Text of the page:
Women’s increased literacy and grasp of financial know-how improves their bargaining power and position in the household. Husbands with lower educational attainments and low income statuses are more likely to perpetrate violence against their spouses, as they may view their empowered wives as a threat to their own status. On the other hand, it may turn the wife against her husband, who may see her acquired role as breadwinner as a good enough reason to mete out abuse. This is abuse, as she has not empowered herself but simply taken up an abusive role, which is demonstrated by the breadwinning men who abuse their wives.

These and other reasons are exactly why we must have a sober discussion around domestic violence. We must understand why this is happening and why it is so common in Central Province. It is also key that we look into other areas which might undergo the same problems but are underreported as we change the attitude that leads them not to be reported. This means that the society should also champion the fight against domestic violence by speaking out harshly against it instead of making silly jokes. Domestic violence affects both men and women therefore it is not only feminists who should speak out nor should anybody wait on them to do so. We are all capable of making our own statements against domestic violence and it is only when we all take it seriously that we can do something about it.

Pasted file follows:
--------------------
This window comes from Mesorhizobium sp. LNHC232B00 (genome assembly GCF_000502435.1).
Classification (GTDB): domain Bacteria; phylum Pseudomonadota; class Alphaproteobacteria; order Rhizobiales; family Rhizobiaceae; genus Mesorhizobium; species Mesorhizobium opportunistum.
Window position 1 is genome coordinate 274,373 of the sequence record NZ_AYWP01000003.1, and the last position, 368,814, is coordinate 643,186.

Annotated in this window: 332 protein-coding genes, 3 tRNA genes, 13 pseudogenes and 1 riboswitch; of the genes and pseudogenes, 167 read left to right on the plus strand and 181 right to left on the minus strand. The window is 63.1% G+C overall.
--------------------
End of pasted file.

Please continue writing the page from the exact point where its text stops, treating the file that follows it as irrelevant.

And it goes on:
A gender balanced approach to domestic violence is essential in order to reduce the frequency of these horrifying cases. As we continue to embrace the Digital Age this provides opportunities to tailor technological innovations to address the needs of domestic violence victims as well as survivors.

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  1. Pingback: Absentee dads and wives who are "head of the household " - AfroMumAfroMum